The Kairos Project is particularly geared to international contexts for four reasons: 1) its emphasis on outcomes; 2) its flexibility with targets to meet those outcomes; 3) its stress upon knowledge, character, and competency in equal measure; and 4) its use of mentor teams.  These four areas appeal both to missionary sending organizations and the missionaries themselves.  The areas also appeal to national pastors who have never had the opportunity for formal theological education.  The fact is that the vast majority of missionaries—both western and nonwestern—as well as national pastors, have very little formal biblical, theological, or anthropological education.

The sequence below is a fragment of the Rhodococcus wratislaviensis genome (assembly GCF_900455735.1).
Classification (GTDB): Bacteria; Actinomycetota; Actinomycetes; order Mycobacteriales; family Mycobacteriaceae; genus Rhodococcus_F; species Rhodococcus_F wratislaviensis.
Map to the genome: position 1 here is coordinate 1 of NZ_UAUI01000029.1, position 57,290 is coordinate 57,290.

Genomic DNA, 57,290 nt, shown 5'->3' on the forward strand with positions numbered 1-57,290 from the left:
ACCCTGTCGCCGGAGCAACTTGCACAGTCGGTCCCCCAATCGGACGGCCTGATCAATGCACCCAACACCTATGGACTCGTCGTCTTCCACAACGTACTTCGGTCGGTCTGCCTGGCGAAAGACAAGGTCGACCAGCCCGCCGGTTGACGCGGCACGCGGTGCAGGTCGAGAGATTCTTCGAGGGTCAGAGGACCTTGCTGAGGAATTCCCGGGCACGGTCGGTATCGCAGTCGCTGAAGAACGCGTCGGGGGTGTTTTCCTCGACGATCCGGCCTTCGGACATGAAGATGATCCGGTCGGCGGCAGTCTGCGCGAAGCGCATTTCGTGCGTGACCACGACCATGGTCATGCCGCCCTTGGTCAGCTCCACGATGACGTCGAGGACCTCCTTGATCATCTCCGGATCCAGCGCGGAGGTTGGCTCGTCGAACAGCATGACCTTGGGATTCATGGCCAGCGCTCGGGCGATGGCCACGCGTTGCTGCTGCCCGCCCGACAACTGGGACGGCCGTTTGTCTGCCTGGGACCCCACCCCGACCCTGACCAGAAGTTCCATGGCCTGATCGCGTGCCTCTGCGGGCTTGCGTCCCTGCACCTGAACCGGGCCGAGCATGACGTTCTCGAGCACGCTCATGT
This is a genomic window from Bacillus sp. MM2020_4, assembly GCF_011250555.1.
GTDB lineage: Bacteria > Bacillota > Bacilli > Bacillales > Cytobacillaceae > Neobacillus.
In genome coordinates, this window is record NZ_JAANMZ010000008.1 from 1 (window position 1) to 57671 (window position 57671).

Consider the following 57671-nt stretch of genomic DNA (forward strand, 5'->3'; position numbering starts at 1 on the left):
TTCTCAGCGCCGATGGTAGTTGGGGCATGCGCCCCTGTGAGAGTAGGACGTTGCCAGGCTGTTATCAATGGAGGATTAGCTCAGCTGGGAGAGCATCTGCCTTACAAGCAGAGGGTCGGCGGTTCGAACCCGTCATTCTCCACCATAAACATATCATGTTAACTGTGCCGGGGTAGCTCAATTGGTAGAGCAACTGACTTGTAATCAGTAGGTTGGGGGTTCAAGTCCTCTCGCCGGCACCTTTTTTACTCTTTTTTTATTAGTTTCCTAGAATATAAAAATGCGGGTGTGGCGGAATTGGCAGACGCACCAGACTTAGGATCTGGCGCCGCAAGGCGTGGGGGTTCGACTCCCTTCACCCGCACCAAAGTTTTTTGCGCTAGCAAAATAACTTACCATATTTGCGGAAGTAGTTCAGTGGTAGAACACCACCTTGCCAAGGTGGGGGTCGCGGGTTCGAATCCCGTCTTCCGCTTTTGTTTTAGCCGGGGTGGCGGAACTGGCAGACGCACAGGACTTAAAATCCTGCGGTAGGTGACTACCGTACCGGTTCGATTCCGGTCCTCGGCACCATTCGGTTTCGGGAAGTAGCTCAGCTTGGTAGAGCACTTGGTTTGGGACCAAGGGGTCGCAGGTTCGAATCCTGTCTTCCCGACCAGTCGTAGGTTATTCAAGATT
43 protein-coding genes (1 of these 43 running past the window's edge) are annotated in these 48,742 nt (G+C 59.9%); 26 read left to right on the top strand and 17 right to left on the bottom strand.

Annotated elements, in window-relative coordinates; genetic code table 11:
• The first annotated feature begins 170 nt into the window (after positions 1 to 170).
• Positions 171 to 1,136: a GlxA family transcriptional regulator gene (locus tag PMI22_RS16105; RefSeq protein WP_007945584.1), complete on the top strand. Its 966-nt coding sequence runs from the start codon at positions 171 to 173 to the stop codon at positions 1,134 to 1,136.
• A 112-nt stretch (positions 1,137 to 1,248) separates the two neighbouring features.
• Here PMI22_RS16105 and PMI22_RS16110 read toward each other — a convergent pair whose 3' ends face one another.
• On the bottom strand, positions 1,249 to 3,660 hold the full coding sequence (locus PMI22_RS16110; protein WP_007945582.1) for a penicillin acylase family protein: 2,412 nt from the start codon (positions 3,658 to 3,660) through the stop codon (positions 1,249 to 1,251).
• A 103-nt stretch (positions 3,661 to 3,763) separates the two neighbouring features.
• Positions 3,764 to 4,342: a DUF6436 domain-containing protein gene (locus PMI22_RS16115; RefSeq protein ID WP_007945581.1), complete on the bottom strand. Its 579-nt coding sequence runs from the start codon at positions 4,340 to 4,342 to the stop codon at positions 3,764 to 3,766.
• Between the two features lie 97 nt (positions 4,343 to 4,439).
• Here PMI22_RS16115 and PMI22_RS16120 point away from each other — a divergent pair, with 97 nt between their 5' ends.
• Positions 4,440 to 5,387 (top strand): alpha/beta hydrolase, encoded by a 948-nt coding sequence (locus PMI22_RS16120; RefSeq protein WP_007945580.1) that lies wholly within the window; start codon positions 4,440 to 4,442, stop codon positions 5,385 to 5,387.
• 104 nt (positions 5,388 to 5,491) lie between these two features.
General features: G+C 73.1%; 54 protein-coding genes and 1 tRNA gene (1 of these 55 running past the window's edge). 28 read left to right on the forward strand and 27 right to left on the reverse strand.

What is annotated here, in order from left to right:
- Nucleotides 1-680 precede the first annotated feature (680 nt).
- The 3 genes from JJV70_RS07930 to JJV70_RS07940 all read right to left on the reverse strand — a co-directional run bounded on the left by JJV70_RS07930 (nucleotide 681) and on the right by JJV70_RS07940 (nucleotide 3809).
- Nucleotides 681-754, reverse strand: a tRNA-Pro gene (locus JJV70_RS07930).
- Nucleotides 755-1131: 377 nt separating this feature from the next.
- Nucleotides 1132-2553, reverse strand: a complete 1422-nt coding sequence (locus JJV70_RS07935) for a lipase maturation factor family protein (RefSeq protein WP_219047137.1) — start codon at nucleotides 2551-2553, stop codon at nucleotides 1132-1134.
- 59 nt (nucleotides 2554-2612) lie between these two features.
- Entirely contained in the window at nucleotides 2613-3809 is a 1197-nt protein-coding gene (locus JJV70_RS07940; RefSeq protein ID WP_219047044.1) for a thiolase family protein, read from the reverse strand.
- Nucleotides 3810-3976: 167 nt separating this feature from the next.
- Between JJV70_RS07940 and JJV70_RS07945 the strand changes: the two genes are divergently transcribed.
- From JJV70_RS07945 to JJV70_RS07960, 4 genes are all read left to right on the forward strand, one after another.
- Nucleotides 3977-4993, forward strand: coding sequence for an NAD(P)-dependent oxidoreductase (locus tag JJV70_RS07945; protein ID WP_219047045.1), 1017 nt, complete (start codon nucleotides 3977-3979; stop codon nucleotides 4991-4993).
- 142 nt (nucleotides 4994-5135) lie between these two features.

To meet this need, Sioux Falls Seminary is developing a new Kairos Project track with an intercultural studies emphasis within the Master of Arts (Bible and Theology) program.  Collaboratively, we gathered thoughts and ideas from local ministry leaders and theological educators as well as their North American counterparts.  The end result is a distance education track that will help meet the needs of the missionaries and pastors mentioned above.  Because it is an academic Master of Arts program, students can complete the entire degree through distance education, which means students can stay in context for the entirety of their learning experience.  The track’s flexible target assignments allow students to increase their understanding of the Bible and theology in a fully contextualized way and according to their own culture and ministry contexts.  Furthermore, the Master of Arts (Bible and Theology) intercultural studies track gives students the anthropological skills necessary to exegete their ministry contexts for optimal relevance.